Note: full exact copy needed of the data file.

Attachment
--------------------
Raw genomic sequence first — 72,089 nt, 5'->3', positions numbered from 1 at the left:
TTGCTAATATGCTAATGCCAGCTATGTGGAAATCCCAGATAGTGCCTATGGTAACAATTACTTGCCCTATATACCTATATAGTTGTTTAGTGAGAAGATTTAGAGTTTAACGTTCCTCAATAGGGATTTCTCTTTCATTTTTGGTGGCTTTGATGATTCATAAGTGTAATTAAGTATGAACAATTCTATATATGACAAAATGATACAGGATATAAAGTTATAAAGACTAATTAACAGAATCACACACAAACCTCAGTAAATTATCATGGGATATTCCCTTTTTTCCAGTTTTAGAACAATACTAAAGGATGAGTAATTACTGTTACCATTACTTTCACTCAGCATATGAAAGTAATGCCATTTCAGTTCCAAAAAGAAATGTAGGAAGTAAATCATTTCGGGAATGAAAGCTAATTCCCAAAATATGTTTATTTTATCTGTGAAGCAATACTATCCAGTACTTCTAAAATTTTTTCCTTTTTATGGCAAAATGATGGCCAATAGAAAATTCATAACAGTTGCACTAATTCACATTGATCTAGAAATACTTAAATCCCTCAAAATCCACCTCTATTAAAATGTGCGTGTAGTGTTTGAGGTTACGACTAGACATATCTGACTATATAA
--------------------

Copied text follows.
Raw genomic sequence first — 72,089 nt, 5'->3', positions numbered from 1 at the left:
TTGCTAATATGCTAATGCCAGCTATGTGGAAATCCCAGATAGTGCCTATGGTAACAATTACTTGCCCTATATACCTATATAGTTGTTTAGTGAGAAGATTTAGAGTTTAACGTTCCTCAATAGGGATTTCTCTTTCATTTTTGGTGGCTTTGATGATTCATAAGTGTAATTAAGTATGAACAATTCTATATATGACAAAATGATACAGGATATAAAGTTATAAAGACTAATTAACAGAATCACACACAAACCTCAGTAAATTATCATGGGATATTCCCTTTTTTCCAGTTTTAGAACAATACTAAAGGATGAGTAATTACTGTTACCATTACTTTCACTCAGCATATGAAAGTAATGCCATTTCAGTTCCAAAAAGAAATGTAGGAAGTAAATCATTTCGGGAATGAAAGCTAATTCCCAAAATATGTTTATTTTATCTGTGAAGCAATACTATCCAGTACTTCTAAAATTTTTTCCTTTTTATGGCAAAATGATGGCCAATAGAAAATTCATAACAGTTGCACTAATTCACATTGATCTAGAAATACTTAAATCCCTCAAAATCCACCTCTATTAAAATGTGCGTGTAGTGTTTGAGGTTACGACTAGACATATCTGACTATATAA